By Mike Dorf
With the Conclave beginning today, the question on my mind is this: What if the next Pope attempted to do for Catholicism what Otto von Bismarck did for capitalism? By creating a variety of social welfare programs in Germany, Bismarck tempered the impact of capitalism and thus reduced the appeal of socialism. What would a Bismarckian Pope do? Where Bismarck adopted some progressive measures to co-opt support that would otherwise have gone to the left, a Bismarckian Pope would move aggressively on various social issues that have alienated many Catholics in the developed world.
But a recent column by Ross Douthat suggests that it won't work. Douthat provides a modest defense of the papacy of Pope Emeritus Benedict, as well as his prior and longer stint as formulator of Church Doctrine under his predecessor Pope John Paul II. Douthat acknowledges Benedict's weakness as an administrator and his failure to move decisively on the child sexual abuse scandal but he suggests that Benedict made the right call in resisting further liberalization (and to some extent rolling back Vatican II) on such matters as sexual freedom and the role of women in the Church. I'm not an expert in theology. I'm not even Catholic. But I think Douthat is onto something based on a parallel phenomenon in Judaism, with which I am more familiar.
Suppose you are trying to decide whether to liberalize your religion. For simplicity, assume that you are not concerned about what God wants, what's right, etc. All you care about is building your religion. If you stick with traditions that the larger society rejects--such as discriminating against women and insisting that sex can only occur for procreative purposes and within a heterosexual marriage--you will find that you lose a lot of members who want their religious life to be more like the rest of their life.
But if you "go Bismarck" and liberalize so as to harmonize your religious doctrine with the norms and life paths of your members, you may find that those members then drift away, because religion no longer plays a distinctive role in their lives. Certainly that is the story that was told to me by my Hebrew School teachers back in the 1970s and the data we have seems to vindicate it. The data seem to show that religiosity correlates with likelihood of passing on religious affiliation to successive generations, at least for Jews. As also indicated by a recent David Brooks encomium to Orthodox Jewry, a big piece of that is birthrate: Religious women have more children per capita. But it's not clear we should discount birthrate because that correlation is not accidental. In affirming traditional roles for women (and in some religions, opposing birth control), more traditional religions lead to more children, who will then stay in the religion during the next generation. Douthat cites data comparing the experience of mainline Protestant (i.e., "liberalized") churches with the Catholic Church that suggest that the same phenomenon applies to Christians and Jews.
If this is a more or less general phenomenon, we have a puzzle: Why does Bismarckian co-optation work in the political realm but not in the religious realm? It may be tempting to think the answer has to do with exit. It's easier to leave a religion than to leave a polity.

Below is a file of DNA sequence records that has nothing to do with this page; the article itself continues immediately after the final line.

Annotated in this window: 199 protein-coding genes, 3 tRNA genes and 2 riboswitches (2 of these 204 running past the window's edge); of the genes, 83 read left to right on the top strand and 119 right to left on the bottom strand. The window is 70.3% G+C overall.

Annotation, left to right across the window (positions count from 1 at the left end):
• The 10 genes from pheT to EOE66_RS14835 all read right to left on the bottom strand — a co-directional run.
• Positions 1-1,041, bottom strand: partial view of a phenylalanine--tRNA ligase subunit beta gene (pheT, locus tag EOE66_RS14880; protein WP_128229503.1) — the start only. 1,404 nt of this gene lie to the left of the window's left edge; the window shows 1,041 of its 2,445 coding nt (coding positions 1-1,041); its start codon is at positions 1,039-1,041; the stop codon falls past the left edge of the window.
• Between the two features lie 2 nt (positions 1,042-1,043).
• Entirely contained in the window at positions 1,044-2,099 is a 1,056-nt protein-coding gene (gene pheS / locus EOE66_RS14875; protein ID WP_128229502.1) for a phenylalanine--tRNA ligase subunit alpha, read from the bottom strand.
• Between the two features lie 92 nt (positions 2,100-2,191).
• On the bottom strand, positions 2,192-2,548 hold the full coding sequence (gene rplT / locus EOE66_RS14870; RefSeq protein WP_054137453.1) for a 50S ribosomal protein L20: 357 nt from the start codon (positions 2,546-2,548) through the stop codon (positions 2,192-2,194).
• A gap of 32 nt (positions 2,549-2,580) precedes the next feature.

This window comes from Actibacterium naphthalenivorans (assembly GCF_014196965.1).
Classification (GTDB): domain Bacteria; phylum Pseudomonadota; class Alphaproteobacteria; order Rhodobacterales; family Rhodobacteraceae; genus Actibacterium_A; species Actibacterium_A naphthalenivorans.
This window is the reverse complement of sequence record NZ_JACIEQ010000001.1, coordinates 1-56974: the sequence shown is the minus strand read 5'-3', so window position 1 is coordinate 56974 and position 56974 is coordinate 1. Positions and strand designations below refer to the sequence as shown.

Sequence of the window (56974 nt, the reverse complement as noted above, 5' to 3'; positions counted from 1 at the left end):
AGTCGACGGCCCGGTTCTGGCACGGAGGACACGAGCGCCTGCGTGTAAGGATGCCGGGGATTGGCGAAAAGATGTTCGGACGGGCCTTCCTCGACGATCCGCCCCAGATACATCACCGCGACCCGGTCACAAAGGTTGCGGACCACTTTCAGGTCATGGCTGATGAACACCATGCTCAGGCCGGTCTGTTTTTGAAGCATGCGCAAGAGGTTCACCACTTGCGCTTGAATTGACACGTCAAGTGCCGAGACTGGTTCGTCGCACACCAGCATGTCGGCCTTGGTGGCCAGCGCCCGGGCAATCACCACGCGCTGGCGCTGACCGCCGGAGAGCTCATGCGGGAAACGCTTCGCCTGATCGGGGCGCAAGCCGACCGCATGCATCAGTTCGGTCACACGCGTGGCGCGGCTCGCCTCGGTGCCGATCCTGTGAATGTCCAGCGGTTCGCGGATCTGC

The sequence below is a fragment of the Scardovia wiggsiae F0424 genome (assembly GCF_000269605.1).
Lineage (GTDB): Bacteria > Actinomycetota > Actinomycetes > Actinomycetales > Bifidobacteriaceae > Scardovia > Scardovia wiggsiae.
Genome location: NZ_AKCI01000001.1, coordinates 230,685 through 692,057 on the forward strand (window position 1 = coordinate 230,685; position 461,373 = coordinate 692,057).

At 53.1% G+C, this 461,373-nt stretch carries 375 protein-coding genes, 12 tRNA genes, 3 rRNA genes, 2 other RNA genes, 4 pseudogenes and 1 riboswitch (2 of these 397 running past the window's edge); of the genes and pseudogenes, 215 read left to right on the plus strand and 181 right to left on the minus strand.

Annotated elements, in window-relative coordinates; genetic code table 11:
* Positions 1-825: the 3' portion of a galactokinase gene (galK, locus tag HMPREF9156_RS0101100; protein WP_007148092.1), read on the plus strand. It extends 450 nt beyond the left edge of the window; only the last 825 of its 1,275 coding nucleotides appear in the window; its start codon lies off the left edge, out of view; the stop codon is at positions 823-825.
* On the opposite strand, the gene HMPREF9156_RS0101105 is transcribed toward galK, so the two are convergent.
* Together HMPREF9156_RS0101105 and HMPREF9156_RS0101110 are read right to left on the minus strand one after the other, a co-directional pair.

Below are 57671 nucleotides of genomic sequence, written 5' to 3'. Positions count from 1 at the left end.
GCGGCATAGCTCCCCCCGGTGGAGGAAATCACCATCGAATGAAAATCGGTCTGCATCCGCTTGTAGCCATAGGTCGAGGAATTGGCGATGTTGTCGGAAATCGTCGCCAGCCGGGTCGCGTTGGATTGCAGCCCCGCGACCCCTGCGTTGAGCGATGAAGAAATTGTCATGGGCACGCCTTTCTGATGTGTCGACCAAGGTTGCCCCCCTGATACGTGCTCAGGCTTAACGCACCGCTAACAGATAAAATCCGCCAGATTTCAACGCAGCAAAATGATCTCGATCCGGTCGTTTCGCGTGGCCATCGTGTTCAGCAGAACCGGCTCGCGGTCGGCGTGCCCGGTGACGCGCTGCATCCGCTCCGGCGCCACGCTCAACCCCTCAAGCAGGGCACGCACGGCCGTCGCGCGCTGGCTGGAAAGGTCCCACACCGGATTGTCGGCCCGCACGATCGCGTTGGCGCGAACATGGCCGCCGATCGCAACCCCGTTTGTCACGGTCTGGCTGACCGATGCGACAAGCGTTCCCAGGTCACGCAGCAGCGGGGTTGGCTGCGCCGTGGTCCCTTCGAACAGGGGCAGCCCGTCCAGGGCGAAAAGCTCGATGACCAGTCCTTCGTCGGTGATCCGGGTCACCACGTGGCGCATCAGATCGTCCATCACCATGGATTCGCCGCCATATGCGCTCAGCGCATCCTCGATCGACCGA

But that's not the right comparison. The working class that Bismarck successfully co-opted also had an exit alternative. They could have become socialists. Some in fact did. For the most part, however, they were happy to stick with tamed capitalism.
Accordingly--and again, assuming that I'm right in seeing a general pattern--I think the better explanation has to do with what it is that people are looking for in politics/economics versus what they are looking for in religion. Let's start with politics and economics. Politics is a domain of both principle and interest (pun intended). People care about their government expressing and acting on their values but they also care about their well-being. Bismarck's success tends to show that appeals to class solidarity are not as potent as appeals to well-being. I need to hedge here, of course, because at least since the French Revolution we have seen large masses of people motivated by ideological fervor to make great sacrifices--often pointlessly. So politics and economics are not solely a domain of interest, but they are substantially so.
By contrast, religion plays a different sort of role for most people. It satisfies needs for community, for a sense of meaning, for existential comfort, and so forth. Each of these needs is a kind of interest, but not quite in the same way as the interests that are furthered by the Bismarckian welfare state. And there is something about the particular package of goods that traditional religions deliver that more liberal denominations have difficulty emulating. Catholicism, especially, delivers certainty, authority and ritual in a way that, say, Universalist Unitarianism, does not.
Some sects try to have it both ways, combining relatively liberal theology with relatively traditional liturgy. Episcopal churches in the U.S. and Reconstructionist Judaism are examples. I haven't looked closely at their membership or attendance figures, but I'd be surprised if this combination works to head off the phenomenon of decline. In other words, theology is probably more important than liturgy.
As long as I'm discussing 19th-century Germans, I suppose I should add a word about Max Weber, who argued that the Reformation created habits of mind that conduced towards capitalism. True enough, but Weber also thought that the domains of politics and religion operated by different logics and satisfied different needs. I see my little thought experiment here as consistent with Weber's views.
Anyway, bottom line: I highly doubt we'll get a Bismarckian Pope.